Eric Evangelista, Student Association president who works closely with administrators, said he does not know the university’s stance as a whole, but he is aware that people are discussing the topic.

Quichiz said there should be a clear way for the institution to let the campus know that administrators are there to listen to the students and their needs. She added that if SU spoke up and reacted to the issue, it could set an example for other institutions.

About five years ago, under former Chancellor Nancy Cantor, SU served as a sanctuary for undocumented students, said Audie Klotz, a professor of political science. The university accepted a cohort of students who were getting kicked out of the Georgia public university system for being undocumented, Klotz said.

“The understanding was that it was an informal arrangement between presidents and chancellors of universities,” Klotz said.

A Ph.D. student, who requested anonymity due to the ongoing status of his immigration case, was once caught in the same situation as the Georgia students.

A few weeks before the end of his first semester at Fordham University, the student said he received an email from his dean asking to meet in his office. The dean informed him of an investigation going on at the school and warned him that it likely wouldn’t work out in his favor. At the time, he was in the process of getting his legal status adjusted.

A week later, he was called in again, and this time the dean was accompanied by a legal adviser who told him that after he finished his last exam he would have to pack up and leave the school.

What the student said struck him most during the process wasn’t that he was getting kicked out; it was the echoing of the words from the legal department. They told him they had never dealt with an undocumented student before.

Once home in Seattle, the student was devastated.

“I remember not stepping outside of the house for a good three months until I heard there was good news about the adjustment of status,” he said.

The student finished his undergraduate career at the University of Washington, Seattle since the college resided in a sanctuary state. All they needed was proof of his residency in Washington and of completion of his primary education.

The student said he hopes SU does become a sanctuary campus, especially because as a private institution, he said, the university has more liberty with how the school is operated.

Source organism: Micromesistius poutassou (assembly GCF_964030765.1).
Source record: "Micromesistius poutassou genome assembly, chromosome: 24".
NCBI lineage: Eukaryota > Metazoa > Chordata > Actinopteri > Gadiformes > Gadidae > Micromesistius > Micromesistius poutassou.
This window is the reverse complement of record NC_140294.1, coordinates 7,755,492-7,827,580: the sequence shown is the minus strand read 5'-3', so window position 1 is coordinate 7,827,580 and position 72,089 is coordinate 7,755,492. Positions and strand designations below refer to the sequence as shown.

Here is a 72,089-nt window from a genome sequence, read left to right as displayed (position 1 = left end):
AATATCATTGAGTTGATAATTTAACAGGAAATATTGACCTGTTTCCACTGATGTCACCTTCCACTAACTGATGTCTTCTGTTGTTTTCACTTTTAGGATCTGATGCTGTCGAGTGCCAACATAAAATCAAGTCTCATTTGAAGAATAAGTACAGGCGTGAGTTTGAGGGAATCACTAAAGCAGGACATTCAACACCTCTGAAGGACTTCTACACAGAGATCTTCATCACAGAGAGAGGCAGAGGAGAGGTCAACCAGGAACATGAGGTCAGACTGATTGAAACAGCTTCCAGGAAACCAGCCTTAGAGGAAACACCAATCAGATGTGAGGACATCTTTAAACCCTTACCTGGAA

So far at SU, some organizations have declared their support for the university becoming a sanctuary campus, while others have stayed silent.

SU’s Graduate Student Organization on Wednesday made a resolution in support of sanctuary campus, calling for the university to uphold its commitment to diversity and inclusion.

The Student Association has not yet declared their stance on the issue.

“We don’t usually take a stance on things the university can’t control,” SA President Eric Evangelista said.

He added that SA doesn’t frequently issue resolutions. While some assembly representatives have expressed interest in declaring the school a sanctuary campus, it is up to the board of administration to draft a resolution to present to the assembly and discuss, Evangelista said.

“I don’t think people are aware of the potential ramifications for something like this,” Evangelista said. “It’s been generalized and simplified because it is a very emotional issue.”

Currently the university receives federal funding for special projects such as the National Veterans Resource Complex and for the overall maintenance of the university. Evangelista said he fears that if the university blatantly goes against the Trump administration by becoming a sanctuary campus, important funding may be cut from the university.

“We need to be looking at all of the legal and political ramifications,” Evangelista said. “We need to look at them for the interest of the entire student body so we can preserve everything we have worked for.”

CLARIFICATION: In a previous version of this article, the status and details regarding the immigration case of an SU student were unclear. The article has since been updated for clarity.